Different body parts are designed by God to play different roles.  But they are all vital to the functioning of the body.  So too, the saints in the body of Christ have different roles to play that are vital to the functioning of the body of Christ – the church.  Regardless of where this finds you today – whether in a season of plenty or want, health or sickness – God is calling you to do your part in expanding the cause of His kingdom.

Will you answer the call?  If not you . . . who?  If not now . . . when?

This is God’s Word For Today … This Is Grace For The Journey

Rest and Rejoice in this eternal truth!

Pastor Terry 

Ephesians 4:7 – “But to each one of us grace has been given as Christ apportioned it.”

Hebrews 4:16 – “Let us then approach the throne of grace with confidence, so that we may receive mercy and find grace to help us in our time of need.”

GraceForTheJourneyBottomOfPagePicture

How To Live Successfully In The Coming Year, Part 5

Grace For The Journey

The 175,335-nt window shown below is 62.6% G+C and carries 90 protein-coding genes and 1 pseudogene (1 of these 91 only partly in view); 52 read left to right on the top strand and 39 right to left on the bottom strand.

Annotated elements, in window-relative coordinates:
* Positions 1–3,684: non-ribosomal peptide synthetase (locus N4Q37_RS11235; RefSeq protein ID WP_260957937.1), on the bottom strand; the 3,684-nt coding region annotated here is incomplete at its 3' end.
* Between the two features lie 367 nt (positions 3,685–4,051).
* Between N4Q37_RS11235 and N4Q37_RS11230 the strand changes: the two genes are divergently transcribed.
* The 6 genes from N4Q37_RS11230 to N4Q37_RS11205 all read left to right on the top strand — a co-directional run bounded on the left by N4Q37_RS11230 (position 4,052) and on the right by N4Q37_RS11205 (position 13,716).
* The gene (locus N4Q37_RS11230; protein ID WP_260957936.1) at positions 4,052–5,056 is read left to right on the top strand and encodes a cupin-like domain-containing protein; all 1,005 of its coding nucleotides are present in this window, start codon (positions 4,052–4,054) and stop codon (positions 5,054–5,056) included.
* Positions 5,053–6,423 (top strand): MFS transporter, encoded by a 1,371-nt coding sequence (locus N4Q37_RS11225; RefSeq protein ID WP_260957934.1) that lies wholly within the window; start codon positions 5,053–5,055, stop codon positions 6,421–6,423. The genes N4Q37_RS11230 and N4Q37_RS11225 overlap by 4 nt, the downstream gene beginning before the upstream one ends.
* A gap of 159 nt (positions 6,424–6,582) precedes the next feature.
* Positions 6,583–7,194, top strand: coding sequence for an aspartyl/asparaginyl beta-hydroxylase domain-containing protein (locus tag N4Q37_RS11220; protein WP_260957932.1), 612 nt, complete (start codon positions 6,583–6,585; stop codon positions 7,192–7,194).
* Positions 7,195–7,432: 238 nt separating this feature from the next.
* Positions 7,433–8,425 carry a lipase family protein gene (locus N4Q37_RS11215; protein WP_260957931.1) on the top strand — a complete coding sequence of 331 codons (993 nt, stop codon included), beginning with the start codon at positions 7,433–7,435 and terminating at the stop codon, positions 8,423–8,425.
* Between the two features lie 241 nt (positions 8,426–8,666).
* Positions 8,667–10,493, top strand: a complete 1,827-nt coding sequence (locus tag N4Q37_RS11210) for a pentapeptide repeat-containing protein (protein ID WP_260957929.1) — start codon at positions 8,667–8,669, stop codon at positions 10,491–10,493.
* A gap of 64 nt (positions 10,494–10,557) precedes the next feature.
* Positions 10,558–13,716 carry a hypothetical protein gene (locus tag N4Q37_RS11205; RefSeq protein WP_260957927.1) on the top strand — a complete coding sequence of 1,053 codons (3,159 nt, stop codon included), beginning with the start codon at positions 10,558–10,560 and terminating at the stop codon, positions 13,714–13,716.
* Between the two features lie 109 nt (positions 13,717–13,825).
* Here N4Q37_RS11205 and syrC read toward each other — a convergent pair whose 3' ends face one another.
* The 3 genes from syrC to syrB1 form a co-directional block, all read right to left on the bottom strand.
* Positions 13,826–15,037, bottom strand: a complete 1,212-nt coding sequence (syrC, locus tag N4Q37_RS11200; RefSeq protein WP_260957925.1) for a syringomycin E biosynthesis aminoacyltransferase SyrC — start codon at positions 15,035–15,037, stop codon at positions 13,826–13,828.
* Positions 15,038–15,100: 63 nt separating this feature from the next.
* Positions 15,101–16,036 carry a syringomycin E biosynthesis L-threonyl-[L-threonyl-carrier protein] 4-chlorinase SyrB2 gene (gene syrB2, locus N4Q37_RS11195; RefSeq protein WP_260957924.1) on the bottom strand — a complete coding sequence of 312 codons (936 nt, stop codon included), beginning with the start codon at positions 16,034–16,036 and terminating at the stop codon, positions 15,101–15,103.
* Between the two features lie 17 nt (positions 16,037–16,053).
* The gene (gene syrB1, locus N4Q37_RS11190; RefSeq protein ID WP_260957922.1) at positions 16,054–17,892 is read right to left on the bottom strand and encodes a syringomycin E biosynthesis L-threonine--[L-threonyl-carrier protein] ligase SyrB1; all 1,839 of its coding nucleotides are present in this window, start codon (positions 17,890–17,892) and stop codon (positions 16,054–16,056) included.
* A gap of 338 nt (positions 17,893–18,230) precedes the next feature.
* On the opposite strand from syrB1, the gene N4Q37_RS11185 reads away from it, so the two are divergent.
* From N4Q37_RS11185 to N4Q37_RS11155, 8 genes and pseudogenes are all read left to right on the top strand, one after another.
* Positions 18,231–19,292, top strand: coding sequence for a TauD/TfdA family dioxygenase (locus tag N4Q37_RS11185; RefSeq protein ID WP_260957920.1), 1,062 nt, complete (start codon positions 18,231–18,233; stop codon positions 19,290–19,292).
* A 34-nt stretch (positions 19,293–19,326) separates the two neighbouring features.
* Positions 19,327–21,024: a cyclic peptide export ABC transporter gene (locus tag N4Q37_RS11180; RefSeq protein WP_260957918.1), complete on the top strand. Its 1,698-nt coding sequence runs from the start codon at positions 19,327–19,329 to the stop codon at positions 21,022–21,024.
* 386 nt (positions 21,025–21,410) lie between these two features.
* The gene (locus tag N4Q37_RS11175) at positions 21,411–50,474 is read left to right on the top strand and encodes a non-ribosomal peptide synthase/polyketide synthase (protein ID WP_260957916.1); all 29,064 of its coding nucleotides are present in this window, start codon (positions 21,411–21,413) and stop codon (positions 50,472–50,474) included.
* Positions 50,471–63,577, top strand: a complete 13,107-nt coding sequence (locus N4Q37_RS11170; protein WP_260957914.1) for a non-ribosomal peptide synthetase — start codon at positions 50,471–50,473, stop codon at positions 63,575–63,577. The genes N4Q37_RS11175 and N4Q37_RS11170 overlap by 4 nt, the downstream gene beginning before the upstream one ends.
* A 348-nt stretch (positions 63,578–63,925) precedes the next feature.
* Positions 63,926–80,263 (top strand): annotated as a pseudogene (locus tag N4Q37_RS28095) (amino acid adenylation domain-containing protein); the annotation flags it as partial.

2018BlogTheme

LivingSuccessfully2 We have been looking at essentials truths that we need to know and apply in our lives in order to discover the provisions and power from God to live in a way that will bring praise and glory to God and our Lord Jesus Christ.

Last Wednesday we looked at how God wants us to live successfully and that He has given us His grace to enable us to live life successfully.  Wednesday we looked at the first essential discipline – A Daily Time Of Focused Communion With God.  Thursday we looked at the second essential discipline –  A daily appropriation of the gospel.  Friday we will talk about the third essential discipline – A Daily Commitment to God as a Living Sacrifice.  Today we will look at Essential Discipline #4: A Firm Belief in the Sovereignty and Love of God

This essential truth doesn’t have the word daily in it, but it must be practiced continually. Years ago M. Scott Peck wrote a book entitled, The Road Less Traveled that began with a three-word sentence:

“Life is difficult.”

Most people would agree with that.  If you’ve lived very long you realize life is difficult, or at least it’s often difficult, and sometimes it’s even painful.  And . . .